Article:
Helping leaders emerge

Blog - April 2015

What I Learned from Flipping Burgers and Scrubbing Pots: Lessons in Leadership

"A Mindful Leadership Story by Len Bardfeld"

“My religion is kindness” – Dalai Lama

I have had a range of job experiences throughout my life: minimum wage, work-study, entry level, and management. Each of these experiences influenced “how I show up” and what I value: hard work, collaboration, listening, and most importantly, treating others with kindness and respect.

One of my first jobs was working in the kitchen of an overnight camp as “veggie boy.” I made salads and prepped vegetables. I did this because in exchange for work, I could attend camp for free. I soon realized the kitchen was understaffed and we would need to work long hours. Unfortunately, the manager did not seem to care about the team’s morale, which sometimes made it tough for everyone to stay motivated. I learned that no matter how difficult a job might be, the importance of taking a deep breath, remaining calm, and completing it – despite my supervisor’s attitude. I also made a promise to myself that I would care about the other people I worked with and contribute to a positive morale.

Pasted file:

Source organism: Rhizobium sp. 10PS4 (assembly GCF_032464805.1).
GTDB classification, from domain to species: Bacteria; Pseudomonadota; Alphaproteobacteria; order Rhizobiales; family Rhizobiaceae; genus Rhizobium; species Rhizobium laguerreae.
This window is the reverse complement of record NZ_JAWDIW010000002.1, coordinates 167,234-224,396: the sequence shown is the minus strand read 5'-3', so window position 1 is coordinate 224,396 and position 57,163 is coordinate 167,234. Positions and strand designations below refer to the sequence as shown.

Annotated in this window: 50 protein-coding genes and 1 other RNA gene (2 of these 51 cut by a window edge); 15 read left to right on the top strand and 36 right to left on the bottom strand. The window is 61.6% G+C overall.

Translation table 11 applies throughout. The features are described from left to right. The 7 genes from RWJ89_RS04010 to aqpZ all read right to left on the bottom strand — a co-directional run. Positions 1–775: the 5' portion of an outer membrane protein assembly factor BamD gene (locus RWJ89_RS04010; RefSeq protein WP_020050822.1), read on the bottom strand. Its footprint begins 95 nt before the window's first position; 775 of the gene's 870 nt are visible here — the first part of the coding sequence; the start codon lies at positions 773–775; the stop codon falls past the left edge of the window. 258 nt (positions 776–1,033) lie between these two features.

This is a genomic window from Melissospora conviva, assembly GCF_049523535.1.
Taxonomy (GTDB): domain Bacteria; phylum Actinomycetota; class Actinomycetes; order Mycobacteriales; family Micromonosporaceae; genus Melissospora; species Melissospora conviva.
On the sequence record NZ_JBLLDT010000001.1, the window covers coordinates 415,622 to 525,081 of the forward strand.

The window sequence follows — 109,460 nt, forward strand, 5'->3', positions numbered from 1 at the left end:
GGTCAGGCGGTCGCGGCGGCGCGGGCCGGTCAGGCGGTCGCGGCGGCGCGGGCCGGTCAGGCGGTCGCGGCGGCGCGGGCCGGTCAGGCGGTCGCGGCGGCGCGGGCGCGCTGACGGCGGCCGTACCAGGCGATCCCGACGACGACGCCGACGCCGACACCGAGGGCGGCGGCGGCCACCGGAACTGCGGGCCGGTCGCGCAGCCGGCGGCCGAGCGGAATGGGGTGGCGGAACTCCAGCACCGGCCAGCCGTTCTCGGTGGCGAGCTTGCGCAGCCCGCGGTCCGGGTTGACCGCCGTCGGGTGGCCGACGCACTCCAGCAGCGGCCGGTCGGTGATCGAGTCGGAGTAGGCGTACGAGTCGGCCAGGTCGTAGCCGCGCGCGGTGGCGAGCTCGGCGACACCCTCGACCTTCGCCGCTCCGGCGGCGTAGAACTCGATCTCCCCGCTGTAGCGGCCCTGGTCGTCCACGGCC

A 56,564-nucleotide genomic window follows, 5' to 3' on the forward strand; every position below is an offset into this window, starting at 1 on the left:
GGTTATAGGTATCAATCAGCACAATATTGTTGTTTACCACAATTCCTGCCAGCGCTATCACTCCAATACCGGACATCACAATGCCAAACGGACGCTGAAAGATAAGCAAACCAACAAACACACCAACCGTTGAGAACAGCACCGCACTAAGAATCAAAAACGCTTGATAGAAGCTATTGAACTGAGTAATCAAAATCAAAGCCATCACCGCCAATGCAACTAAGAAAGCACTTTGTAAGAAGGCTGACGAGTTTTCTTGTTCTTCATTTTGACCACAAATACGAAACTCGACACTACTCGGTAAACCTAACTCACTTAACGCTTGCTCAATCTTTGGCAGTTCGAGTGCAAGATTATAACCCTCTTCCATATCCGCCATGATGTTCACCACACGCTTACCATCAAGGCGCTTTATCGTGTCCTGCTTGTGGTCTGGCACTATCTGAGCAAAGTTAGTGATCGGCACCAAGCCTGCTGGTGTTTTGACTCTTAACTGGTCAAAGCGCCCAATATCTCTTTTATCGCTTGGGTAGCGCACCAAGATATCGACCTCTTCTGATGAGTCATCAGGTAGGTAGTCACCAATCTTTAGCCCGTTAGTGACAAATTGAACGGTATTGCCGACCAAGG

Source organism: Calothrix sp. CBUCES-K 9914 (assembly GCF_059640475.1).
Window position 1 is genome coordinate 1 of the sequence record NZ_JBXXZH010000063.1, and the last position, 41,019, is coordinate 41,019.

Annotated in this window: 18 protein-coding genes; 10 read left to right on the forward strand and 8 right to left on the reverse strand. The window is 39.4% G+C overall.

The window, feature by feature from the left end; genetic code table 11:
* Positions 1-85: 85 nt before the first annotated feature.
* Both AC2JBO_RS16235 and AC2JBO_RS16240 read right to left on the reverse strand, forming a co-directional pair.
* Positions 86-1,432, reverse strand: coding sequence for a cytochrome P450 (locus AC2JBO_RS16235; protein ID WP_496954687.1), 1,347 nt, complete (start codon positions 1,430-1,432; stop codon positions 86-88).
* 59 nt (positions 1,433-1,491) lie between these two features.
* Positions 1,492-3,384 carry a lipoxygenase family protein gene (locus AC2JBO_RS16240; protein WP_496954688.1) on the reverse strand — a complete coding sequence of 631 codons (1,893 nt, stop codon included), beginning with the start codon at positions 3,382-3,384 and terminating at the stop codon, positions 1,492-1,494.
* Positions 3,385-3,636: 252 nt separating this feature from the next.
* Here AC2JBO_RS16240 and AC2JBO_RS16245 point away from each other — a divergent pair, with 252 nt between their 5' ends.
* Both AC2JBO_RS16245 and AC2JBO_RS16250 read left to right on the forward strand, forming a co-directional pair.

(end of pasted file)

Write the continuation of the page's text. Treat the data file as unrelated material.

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Why Change is Possible

"The Buddha’s teaching is highly radical in its break with essentialist thinking, which usually conceives of the 'real' as that which does not change. The Buddha’s view was that absolutely everything was changing and therefore the self was not exempt. As a result, Buddhist thinking conceives of the self as process rather than as a fixed and immutable essence.


                                                               – John Peacocke, "Investigating the Buddha's World"

When Saying “No” Means “Yes”

"Saying 'yes' to more things than we can actually manage to be present for with integrity and ease of being is in effect saying 'no' to all those things and people and places we have already said 'yes' to."

                                                                  – Jon Kabat-Zinn